Friday, November 11, 2011
Diet Soda Myths
What is it about diet soda that seems so naughty? Maybe it’s because enjoying something without any calories leads people to feel like they’re going to have to pay one way or another-if not with their waistline now, then with ambiguous bad health later (a tumor? osteoporosis?).
Diet Coke has 46.5mg of caffeine per 12-ounce can, and a Diet Pepsi has 36. (A seven-ounce cup of coffee, by comparison, has anywhere from 85 to 135mg of caffeine.) “For most people, up to 300mg a day of caffeine seems to be safe,” says nutritionist Elisa Zied, spokesperson for the American Dietetic Association and author of So What Can I Eat? (Wiley 2007) She does say that certain medications and heart conditions may make that much caffeine a bad idea, so check with your doctor or pharmacist if you’re unsure.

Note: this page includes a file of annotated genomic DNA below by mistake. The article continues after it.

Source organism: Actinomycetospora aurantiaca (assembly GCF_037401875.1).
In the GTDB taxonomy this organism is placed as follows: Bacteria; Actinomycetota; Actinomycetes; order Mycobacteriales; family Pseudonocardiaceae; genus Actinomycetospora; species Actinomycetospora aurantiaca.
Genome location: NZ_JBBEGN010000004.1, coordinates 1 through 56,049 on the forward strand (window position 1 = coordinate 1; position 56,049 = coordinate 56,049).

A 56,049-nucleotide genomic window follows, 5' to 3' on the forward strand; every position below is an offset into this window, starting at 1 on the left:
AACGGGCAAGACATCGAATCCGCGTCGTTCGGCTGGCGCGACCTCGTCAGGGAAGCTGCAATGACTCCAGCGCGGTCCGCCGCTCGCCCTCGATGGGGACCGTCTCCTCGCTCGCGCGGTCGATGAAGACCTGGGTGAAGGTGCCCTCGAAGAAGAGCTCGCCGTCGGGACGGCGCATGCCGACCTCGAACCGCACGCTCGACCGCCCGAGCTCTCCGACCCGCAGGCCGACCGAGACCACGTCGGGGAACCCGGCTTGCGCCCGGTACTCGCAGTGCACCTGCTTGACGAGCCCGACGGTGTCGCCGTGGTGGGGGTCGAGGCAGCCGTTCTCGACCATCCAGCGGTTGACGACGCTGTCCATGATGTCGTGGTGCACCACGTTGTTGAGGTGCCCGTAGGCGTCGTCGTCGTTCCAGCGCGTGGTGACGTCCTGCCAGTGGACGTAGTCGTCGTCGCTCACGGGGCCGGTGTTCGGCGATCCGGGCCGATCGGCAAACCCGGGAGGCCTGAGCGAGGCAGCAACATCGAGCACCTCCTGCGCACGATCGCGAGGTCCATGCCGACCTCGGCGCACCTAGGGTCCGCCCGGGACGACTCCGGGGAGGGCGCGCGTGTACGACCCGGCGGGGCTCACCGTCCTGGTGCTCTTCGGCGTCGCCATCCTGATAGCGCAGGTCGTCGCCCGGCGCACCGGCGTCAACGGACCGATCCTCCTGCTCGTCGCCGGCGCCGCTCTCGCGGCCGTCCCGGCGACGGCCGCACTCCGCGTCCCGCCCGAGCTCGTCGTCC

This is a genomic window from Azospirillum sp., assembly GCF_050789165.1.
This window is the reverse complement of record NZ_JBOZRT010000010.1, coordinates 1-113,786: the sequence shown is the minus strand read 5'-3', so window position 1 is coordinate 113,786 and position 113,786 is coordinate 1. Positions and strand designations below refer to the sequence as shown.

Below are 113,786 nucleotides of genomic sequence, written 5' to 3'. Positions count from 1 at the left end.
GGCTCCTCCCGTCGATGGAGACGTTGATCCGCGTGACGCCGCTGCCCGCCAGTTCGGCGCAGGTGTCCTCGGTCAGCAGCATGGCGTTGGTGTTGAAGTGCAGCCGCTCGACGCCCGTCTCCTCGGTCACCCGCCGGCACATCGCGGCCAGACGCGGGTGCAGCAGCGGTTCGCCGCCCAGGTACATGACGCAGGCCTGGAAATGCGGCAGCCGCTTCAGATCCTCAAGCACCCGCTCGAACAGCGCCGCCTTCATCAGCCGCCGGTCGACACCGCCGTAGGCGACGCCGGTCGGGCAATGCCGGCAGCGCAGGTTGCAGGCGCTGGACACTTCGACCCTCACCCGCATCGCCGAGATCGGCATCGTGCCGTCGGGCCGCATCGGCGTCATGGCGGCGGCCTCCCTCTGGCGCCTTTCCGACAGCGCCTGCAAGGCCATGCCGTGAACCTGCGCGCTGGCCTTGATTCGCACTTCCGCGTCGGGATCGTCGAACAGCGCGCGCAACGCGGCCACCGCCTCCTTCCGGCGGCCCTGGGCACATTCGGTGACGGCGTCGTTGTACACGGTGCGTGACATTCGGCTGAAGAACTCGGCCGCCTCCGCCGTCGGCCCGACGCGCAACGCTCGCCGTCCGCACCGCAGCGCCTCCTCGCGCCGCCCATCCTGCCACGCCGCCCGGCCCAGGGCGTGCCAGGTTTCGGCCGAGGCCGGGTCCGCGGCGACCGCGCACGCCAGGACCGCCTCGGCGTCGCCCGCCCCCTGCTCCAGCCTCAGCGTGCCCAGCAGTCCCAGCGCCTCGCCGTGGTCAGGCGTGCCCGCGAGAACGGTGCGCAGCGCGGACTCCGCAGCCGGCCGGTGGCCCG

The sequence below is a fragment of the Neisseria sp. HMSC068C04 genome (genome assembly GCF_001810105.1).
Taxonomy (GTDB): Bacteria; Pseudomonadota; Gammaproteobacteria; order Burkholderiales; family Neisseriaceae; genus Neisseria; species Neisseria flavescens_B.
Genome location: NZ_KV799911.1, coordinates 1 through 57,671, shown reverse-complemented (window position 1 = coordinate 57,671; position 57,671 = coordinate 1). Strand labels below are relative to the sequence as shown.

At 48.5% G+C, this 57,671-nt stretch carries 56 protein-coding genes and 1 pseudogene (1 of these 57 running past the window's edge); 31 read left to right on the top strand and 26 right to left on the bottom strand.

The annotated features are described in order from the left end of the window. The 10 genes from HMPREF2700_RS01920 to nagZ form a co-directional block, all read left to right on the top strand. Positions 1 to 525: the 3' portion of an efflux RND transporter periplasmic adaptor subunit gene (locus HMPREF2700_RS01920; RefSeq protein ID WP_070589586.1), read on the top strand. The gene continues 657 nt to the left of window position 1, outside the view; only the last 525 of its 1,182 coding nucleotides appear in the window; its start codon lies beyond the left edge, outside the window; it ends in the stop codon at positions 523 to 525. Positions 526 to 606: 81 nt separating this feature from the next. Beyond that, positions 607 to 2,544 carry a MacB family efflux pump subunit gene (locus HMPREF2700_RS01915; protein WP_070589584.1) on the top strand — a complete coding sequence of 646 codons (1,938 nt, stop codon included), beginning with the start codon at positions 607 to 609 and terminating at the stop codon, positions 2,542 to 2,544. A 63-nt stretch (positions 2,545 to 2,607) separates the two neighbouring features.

Legend has it that the lethal hantavirus spreads to humans when they drink soda contaminated by the droppings of warehouse rats or mice. True, humans can catch the hantavirus from rodent waste, but there are no known cases of a person getting it from unclean Diet Coke cans (or any food packaging). Still, it's a good idea to wipe icky stuff off the top before popping it.